Flying Wing Aircraft were advanced airplanes That was just a wing. They were more efficient but less stable than conventional aircraft.
(Note: The background section of this page uses most of the same words as the conventional aircraft page of Terra Futura to save time.)
China was the first to experiment with fixed-wing flight. The Chinese were the inventors of the kite. Kites were being flown for thousands of years in China before they came to Europe. Fixed-wing flight began to advance. In 1799, Sir George Cayley came up with a concept called a glider. He finally succeeded in 1853 with his own glider. Other scientists created their own gliders afterwards. Then, on December 17, 1903, the Wright Brothers successfully flew the Wright Flyer. This was the first airplane.
Early airplanes used a piston engine that drove a propeller. This was the kind of plane used in World War I. After World War I, planes were used for mail. In 1927, Charles Lindbergh crossed the Atlantic Ocean. This helped bring about passenger planes. The first successful passenger plane was the DC-3 in 1936. The plane was pioneered by Lindbergh's old company which now merged with other airlines to create American Airlines. The DC-3 would be the standard transport plane of World War II. After World War II, planes started to get faster. The DC-6 was the first four-engine pressurized plane of American Airlines. In 1959, American, Pan-Am, and other airlines started buying the Boeing 707, the first successful jet plane. By the early 21st century, the biggest airplane was the Airbus A380, introduced in 2005. By that time, planes were becoming more efficient and more automated. Soon, the designs would be radical.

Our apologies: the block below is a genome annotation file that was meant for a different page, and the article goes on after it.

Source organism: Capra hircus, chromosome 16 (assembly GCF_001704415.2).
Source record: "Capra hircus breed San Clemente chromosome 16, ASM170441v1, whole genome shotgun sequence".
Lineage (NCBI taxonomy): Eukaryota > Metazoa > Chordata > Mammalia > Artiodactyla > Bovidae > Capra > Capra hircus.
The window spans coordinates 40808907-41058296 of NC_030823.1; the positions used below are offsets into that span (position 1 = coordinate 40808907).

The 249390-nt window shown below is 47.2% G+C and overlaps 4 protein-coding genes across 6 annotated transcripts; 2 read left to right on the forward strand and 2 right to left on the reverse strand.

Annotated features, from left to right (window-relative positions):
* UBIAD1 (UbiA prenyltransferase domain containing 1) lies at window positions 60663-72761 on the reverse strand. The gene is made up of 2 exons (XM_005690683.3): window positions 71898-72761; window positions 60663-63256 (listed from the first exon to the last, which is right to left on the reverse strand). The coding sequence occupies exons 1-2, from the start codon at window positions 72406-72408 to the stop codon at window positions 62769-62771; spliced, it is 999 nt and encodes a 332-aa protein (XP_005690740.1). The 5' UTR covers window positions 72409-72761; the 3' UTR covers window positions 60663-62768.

Tech Level: 9-10
Flying wings were researched for some time. They were researched a lot during the 1930s and the 1940s. The first successful designs came out in the 1950s. Unfortunately, they turned out unstable despite being more efficient than conventional airplanes. Interest returned in the 1980s for stealth purposes. This resulted in the B-2 Spirit, a stealth bomber operated by the US Air Force. The stability problem was solved by fly-by-wire. By the early 21st century, they were one of the mainstays of the US Air Force. However, highly sophisticated fly-by-wire was expensive. For commercial airliners, there was the blended wing body aircraft.